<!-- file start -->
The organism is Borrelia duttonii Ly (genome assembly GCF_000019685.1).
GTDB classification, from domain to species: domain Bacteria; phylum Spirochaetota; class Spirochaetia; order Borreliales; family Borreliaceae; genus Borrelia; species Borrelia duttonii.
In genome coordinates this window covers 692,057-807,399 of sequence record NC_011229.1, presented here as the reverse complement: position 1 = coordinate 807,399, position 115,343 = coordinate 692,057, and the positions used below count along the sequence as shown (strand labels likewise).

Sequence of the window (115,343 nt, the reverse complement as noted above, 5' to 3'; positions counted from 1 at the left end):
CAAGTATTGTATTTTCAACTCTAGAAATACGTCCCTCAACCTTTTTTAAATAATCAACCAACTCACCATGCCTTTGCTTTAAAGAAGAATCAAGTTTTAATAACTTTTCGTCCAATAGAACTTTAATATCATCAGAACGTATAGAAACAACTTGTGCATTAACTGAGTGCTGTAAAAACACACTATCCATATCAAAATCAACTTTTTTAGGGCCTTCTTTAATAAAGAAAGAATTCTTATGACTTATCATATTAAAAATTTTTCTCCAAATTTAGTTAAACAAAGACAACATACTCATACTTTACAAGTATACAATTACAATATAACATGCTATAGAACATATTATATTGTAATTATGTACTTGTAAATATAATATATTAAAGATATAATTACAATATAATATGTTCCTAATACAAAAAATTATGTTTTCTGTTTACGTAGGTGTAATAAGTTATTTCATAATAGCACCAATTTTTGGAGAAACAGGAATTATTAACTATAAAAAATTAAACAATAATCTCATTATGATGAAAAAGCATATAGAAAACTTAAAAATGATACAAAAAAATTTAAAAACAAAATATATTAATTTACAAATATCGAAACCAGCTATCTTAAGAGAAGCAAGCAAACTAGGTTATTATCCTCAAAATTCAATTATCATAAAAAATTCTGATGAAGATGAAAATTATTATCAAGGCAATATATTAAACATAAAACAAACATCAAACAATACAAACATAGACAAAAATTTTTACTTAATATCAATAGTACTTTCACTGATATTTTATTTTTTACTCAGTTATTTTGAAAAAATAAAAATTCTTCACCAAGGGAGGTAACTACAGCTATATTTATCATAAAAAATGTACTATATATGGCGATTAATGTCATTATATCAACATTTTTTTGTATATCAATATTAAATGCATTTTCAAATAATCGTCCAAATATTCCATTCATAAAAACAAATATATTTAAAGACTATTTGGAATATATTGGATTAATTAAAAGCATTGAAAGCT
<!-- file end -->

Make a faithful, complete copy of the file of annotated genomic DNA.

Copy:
The organism is Borrelia duttonii Ly (genome assembly GCF_000019685.1).
GTDB classification, from domain to species: domain Bacteria; phylum Spirochaetota; class Spirochaetia; order Borreliales; family Borreliaceae; genus Borrelia; species Borrelia duttonii.
In genome coordinates this window covers 692,057-807,399 of sequence record NC_011229.1, presented here as the reverse complement: position 1 = coordinate 807,399, position 115,343 = coordinate 692,057, and the positions used below count along the sequence as shown (strand labels likewise).

Sequence of the window (115,343 nt, the reverse complement as noted above, 5' to 3'; positions counted from 1 at the left end):
CAAGTATTGTATTTTCAACTCTAGAAATACGTCCCTCAACCTTTTTTAAATAATCAACCAACTCACCATGCCTTTGCTTTAAAGAAGAATCAAGTTTTAATAACTTTTCGTCCAATAGAACTTTAATATCATCAGAACGTATAGAAACAACTTGTGCATTAACTGAGTGCTGTAAAAACACACTATCCATATCAAAATCAACTTTTTTAGGGCCTTCTTTAATAAAGAAAGAATTCTTATGACTTATCATATTAAAAATTTTTCTCCAAATTTAGTTAAACAAAGACAACATACTCATACTTTACAAGTATACAATTACAATATAACATGCTATAGAACATATTATATTGTAATTATGTACTTGTAAATATAATATATTAAAGATATAATTACAATATAATATGTTCCTAATACAAAAAATTATGTTTTCTGTTTACGTAGGTGTAATAAGTTATTTCATAATAGCACCAATTTTTGGAGAAACAGGAATTATTAACTATAAAAAATTAAACAATAATCTCATTATGATGAAAAAGCATATAGAAAACTTAAAAATGATACAAAAAAATTTAAAAACAAAATATATTAATTTACAAATATCGAAACCAGCTATCTTAAGAGAAGCAAGCAAACTAGGTTATTATCCTCAAAATTCAATTATCATAAAAAATTCTGATGAAGATGAAAATTATTATCAAGGCAATATATTAAACATAAAACAAACATCAAACAATACAAACATAGACAAAAATTTTTACTTAATATCAATAGTACTTTCACTGATATTTTATTTTTTACTCAGTTATTTTGAAAAAATAAAAATTCTTCACCAAGGGAGGTAACTACAGCTATATTTATCATAAAAAATGTACTATATATGGCGATTAATGTCATTATATCAACATTTTTTTGTATATCAATATTAAATGCATTTTCAAATAATCGTCCAAATATTCCATTCATAAAAACAAATATATTTAAAGACTATTTGGAATATATTGGATTAATTAAAAGCATTGAAAGCT